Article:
The issue is not novel. The RTC and the Court of Appeals are both correct in holding that our decision in The Philippine Sugar Estates Development Co., Ltd., Inc. v. Poizat, et al.[17] (Poizat Case), as reiterated in the case of Rural Bank of Bombon (Camarines Sur), Inc.  v. Court of Appeals[18] (Bombon Case), finds application in the instant case. The factual circumstances of said cases are similar to the case at bar, where an authorized agent executed a real estate mortgage on the principal’s property in her own name without indicating that she was acting on behalf of the principal.

In the Poizat Case, Gabriela Andrea de Coster (Coster) executed a general power of attorney authorizing her husband, Juan Poizat (Poizat), to obtain a loan and to secure the same with mortgage, pledge or personal securities. Poizat obtained a credit of ten thousand (10,000) Pounds Sterling from petitioner therein, and executed a mortgage upon the real property of his wife. Although the provisions of the real estate mortgage mentioned that it was entered also in Poizat’s capacity as attorney-in-fact of Coster, Poizat signed the contract in his own name without any indication that he also signed it as the attorney-in-fact of his wife. For failure to pay the loan, the petitioner foreclosed on the mortgage but this was opposed by Coster. The Court ruled on the legal force and effect of the real estate mortgage in question, by whom and for whom it was executed, and whether or not it was void as to Coster, in this wise:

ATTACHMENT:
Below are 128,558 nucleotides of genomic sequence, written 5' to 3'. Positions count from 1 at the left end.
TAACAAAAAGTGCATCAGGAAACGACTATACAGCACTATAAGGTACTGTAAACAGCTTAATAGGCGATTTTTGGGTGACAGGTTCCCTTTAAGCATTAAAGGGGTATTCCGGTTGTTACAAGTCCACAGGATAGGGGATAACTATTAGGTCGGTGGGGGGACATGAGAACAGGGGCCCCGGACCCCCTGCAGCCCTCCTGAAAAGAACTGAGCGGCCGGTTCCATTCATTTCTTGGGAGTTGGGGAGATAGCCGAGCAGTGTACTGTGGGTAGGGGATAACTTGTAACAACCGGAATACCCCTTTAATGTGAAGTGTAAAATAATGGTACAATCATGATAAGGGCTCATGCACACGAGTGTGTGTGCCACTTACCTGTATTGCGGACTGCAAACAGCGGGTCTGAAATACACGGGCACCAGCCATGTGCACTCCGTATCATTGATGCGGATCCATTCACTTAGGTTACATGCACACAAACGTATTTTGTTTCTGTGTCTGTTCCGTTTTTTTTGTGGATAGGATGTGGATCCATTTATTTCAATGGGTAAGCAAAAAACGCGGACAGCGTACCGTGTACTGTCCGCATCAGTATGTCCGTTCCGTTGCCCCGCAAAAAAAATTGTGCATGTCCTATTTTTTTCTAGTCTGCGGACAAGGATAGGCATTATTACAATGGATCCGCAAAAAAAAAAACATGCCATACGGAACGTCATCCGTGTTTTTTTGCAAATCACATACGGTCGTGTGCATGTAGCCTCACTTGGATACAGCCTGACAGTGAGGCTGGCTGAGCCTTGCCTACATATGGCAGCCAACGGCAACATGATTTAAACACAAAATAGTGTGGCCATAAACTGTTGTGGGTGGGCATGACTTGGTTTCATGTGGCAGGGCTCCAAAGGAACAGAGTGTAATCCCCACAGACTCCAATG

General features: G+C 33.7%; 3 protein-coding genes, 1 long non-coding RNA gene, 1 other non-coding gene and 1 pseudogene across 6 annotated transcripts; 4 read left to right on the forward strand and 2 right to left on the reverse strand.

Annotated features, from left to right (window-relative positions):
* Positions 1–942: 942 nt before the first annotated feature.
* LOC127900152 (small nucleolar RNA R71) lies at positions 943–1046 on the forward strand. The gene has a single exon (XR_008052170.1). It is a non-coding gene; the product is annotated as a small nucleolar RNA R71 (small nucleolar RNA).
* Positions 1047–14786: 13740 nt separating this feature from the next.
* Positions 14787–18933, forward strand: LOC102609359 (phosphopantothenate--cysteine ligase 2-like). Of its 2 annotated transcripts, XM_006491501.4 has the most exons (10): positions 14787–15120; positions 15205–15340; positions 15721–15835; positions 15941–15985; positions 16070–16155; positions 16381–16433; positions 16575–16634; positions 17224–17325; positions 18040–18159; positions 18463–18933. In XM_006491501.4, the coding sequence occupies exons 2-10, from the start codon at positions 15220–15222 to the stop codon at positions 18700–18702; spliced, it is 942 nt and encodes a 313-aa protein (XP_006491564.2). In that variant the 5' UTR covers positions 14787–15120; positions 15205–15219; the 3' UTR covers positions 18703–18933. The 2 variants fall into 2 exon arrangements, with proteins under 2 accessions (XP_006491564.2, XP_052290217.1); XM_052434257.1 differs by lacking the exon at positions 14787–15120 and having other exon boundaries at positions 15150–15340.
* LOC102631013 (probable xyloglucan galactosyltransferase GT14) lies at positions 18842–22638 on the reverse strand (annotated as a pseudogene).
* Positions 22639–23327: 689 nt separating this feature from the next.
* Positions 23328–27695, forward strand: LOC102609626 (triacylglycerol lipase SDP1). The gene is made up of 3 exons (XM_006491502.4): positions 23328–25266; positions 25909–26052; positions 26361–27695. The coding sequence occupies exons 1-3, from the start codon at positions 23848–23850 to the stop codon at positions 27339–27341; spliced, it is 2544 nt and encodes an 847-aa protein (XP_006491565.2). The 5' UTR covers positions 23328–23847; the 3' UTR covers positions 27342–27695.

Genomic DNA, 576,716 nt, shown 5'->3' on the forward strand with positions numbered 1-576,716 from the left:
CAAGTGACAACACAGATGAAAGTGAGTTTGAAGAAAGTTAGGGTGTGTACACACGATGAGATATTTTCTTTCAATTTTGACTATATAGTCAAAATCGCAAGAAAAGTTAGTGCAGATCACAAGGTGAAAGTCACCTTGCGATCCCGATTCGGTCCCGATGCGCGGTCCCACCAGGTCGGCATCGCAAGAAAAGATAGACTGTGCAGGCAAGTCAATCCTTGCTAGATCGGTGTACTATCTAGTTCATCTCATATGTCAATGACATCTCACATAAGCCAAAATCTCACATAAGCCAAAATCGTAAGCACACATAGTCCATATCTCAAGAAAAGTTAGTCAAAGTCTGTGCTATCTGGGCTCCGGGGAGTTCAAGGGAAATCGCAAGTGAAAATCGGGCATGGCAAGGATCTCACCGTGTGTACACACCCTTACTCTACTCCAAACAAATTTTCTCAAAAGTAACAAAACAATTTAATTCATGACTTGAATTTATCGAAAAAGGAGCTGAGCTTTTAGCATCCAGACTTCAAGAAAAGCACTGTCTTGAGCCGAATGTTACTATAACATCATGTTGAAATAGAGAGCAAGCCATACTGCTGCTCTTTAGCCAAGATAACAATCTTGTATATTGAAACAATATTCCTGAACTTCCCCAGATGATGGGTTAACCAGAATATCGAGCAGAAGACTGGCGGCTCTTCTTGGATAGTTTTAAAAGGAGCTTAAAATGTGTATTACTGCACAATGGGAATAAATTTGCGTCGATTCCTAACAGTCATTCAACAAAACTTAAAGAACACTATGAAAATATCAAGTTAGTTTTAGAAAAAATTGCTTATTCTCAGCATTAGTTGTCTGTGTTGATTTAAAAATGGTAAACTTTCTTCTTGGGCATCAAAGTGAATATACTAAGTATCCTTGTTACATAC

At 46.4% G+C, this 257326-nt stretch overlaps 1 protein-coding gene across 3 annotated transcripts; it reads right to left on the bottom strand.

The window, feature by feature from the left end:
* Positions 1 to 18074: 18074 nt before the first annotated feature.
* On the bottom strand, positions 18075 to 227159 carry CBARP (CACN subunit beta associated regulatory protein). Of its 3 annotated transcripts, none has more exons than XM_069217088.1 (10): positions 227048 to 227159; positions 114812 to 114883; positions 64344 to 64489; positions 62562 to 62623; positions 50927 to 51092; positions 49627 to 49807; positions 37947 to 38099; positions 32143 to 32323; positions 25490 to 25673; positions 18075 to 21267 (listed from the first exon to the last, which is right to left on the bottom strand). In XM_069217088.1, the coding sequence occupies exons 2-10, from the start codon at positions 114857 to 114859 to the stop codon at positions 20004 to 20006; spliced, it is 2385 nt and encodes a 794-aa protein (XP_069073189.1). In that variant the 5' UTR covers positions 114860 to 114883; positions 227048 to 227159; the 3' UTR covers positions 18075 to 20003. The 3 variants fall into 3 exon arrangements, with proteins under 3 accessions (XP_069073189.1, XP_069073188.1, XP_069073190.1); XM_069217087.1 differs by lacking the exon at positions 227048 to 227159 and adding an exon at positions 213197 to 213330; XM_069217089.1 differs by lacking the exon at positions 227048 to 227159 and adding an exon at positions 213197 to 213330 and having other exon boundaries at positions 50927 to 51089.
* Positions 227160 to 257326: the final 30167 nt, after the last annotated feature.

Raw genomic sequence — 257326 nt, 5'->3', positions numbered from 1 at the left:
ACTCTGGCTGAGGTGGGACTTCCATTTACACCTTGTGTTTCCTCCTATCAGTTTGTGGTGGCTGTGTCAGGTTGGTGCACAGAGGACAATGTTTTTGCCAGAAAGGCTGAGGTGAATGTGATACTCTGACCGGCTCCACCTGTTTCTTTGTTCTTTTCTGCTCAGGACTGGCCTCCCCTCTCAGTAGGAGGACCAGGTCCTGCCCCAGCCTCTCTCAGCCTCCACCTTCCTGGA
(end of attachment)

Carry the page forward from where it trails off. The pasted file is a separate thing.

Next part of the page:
It is a general rule in the law of agency that, in order to bind the principal by a mortgage on real property executed by an agent, it must upon its face purport to be made, signed and sealed in the name of the principal, otherwise, it will bind the agent only. It is not enough merely that the agent was in fact authorized to make the mortgage, if he has not acted in the name of the principal. Neither is it ordinarily sufficient that in the mortgage the agent describes himself as acting by virtue of a power of attorney, if in fact the agent has acted in his own name and has set his own hand and seal to the mortgage. This is especially true where the agent himself is a party to the instrument. However clearly the body of the mortgage may show and intend that it shall be the act of the principal, yet, unless in fact it is executed by the agent for and on behalf of his principal and as the act and deed of the principal, it is not valid as to the principal. [EMPHASIS SUPPLIED]